- Don’t Be Afraid to Talk
Your conversation with the doctor should be like an in-person appointment. Write down what you want to discuss before you start to make sure you cover everything. Be prepared to answer some simple questions:
- What prompted this appointment today?
- What symptoms do you have? How long have they been going on, and how have they developed and changed over time?
- What have you done to treat them so far? What are the results from treatment?
- Have you ever had these symptoms before? What treatments did you use and what were the results?
Martin Stockman said the online connection he had during his virtual visit was great and the technology was easy to navigate. “It was a really positive experience and I definitely recommend it,’ said Martin. “Everyone is so fixated on Covid-19, so this is a great way to re-focus on your health, especially if you have any chronic conditions.”
“Staying on top of your health is important, especially in times of uncertainty. With St. Luke’s Virtual Visits, you can connect with your primary care doctor, a physical therapist or a specialist from the comfort and convenience of your own home. This is history in the making.”
Patients who already have a scheduled appointment or need a new appointment are encouraged to call their physicians’ office to schedule the virtual visit in place of their typical in-office visit. Then it’s simply a matter of connecting via phone or computer.
“Staying home is important in a time like this,” says McGorry. “As we are being advised to shelter in place, it should be reassuring to know that your doctor is here for you.”
How can a St. Luke’s Virtual Visit help you?
- Primary care, physical therapy and specialty care appointments
- Routine, chronic and acute health needs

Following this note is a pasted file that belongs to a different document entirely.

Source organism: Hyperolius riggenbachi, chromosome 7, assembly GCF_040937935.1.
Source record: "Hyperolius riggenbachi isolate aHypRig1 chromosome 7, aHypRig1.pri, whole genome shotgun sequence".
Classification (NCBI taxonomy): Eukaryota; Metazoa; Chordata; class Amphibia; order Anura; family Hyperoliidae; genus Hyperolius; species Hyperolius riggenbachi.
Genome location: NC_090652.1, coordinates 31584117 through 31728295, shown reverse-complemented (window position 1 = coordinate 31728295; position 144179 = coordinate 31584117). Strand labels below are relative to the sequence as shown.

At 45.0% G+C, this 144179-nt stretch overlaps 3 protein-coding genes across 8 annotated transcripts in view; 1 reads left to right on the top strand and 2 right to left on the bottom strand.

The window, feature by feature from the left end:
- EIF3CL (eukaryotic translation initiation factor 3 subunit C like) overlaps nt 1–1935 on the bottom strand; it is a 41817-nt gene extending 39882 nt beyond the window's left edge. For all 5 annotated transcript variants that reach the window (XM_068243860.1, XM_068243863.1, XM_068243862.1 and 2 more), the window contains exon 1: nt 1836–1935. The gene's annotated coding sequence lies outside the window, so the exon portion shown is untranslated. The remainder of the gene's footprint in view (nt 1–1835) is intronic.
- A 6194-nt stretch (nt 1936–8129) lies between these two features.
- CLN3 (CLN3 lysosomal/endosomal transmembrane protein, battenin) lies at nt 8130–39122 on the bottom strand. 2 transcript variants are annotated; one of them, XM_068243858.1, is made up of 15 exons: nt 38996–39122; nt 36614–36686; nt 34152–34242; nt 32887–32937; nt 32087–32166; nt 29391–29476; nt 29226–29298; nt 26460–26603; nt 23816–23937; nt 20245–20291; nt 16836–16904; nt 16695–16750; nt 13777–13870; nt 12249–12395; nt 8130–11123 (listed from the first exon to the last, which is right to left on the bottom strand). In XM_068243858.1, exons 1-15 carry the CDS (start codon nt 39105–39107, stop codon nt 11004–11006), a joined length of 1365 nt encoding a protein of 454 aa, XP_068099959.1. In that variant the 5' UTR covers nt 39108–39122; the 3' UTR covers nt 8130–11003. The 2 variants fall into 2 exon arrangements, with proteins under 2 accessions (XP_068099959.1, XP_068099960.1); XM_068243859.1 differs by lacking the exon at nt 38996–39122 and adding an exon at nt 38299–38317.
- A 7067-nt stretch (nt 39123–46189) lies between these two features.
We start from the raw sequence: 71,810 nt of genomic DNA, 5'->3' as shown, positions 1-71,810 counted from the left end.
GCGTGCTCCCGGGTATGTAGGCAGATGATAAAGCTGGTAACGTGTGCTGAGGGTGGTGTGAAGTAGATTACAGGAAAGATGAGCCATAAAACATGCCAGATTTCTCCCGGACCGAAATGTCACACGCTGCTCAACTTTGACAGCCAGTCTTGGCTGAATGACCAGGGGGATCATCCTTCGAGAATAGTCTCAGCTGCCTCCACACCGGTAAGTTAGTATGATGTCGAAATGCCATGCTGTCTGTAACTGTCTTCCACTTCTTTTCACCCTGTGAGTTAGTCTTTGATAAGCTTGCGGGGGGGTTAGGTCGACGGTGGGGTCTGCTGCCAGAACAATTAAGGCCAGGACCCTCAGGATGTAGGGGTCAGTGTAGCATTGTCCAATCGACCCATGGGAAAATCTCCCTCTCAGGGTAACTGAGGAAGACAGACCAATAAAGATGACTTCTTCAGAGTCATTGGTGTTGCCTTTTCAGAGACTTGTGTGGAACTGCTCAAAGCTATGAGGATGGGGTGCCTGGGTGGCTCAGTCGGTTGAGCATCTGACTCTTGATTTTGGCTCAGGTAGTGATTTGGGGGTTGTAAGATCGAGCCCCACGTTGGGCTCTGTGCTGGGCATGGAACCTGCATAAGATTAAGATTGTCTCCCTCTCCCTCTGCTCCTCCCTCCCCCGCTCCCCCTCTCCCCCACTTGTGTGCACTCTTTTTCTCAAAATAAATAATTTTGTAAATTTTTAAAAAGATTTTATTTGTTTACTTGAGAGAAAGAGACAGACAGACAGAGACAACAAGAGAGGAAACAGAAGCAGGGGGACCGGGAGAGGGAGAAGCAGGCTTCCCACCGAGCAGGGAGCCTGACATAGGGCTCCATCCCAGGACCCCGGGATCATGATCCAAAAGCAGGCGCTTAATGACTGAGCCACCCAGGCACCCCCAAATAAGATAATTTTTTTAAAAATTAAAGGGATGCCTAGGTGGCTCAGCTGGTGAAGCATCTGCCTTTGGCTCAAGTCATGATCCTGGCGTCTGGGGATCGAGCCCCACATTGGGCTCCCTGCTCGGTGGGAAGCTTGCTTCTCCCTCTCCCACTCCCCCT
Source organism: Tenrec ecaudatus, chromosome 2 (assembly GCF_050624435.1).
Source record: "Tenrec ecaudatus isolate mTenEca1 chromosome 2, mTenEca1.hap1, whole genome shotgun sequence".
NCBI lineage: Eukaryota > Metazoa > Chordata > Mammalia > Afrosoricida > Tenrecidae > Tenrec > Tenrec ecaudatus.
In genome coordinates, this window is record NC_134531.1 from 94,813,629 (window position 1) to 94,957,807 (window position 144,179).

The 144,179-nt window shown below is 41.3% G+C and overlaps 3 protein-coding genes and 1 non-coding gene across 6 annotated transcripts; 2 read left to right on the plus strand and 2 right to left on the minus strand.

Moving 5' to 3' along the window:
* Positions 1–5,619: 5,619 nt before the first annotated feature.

- Personal care with physical distance
- Care provided on your smartphone, tablet or computer
Call your St. Luke’s doctor or Physical Therapy at St. Luke’s office today to schedule your virtual visit. If you are looking to find a provider, call 1-866-STLUKES (758-8537), option 4 or visit www.sluhn.org.
For information on the COVID-19 pandemic, visit www.sluhn.org/covid-19.
About St. Luke’s
Founded in 1872, St. Luke's University Health Network (SLUHN) is a fully integrated, regional, non-profit network of more than 15,000 employees providing services at 11 hospitals and 300 outpatient sites. With annual net revenue greater than $2 billion, the Network’s service area includes 11 counties: Lehigh, Northampton, Berks, Bucks, Carbon, Montgomery, Monroe, Schuylkill and Luzerne counties in Pennsylvania and Warren and Hunterdon counties in New Jersey. Dedicated to advancing medical education, St. Luke's is the preeminent teaching hospital in central-eastern Pennsylvania. In partnership with Temple University, St. Luke's created the Lehigh Valley's first and only regional medical school campus. It also operates the nation’s longest continuously operating School of Nursing, established in 1884, and 34 fully accredited graduate medical educational programs with 263 residents and fellows. St. Luke's is the only Lehigh Valley-based health care system with Medicare’s five- and four-star ratings (the highest) for quality, efficiency and patient satisfaction. St. Luke’s is both a Leapfrog Group and Healthgrades Top Hospital and a Newsweek World’s Best Hospital. In 2019, three of IBM Watson Health's 100 Top Hospitals were St. Luke's hospitals. St. Luke's University Hospital has earned the 100 Top Major Teaching Hospital designation from IBM Watson Health seven times total and five years in a row. St. Luke's has also been cited by IBM Watson Health as a 50 Top Cardiovascular Program. Utilizing the Epic electronic medical record (EMR) system for both inpatient and outpatient services, the Network is a multi-year recipient of the Most Wired award recognizing the breadth of the SLUHN's information technology applications such as telehealth, online scheduling and online pricing information. St. Luke's is also recognized as one of the state's lowest cost providers.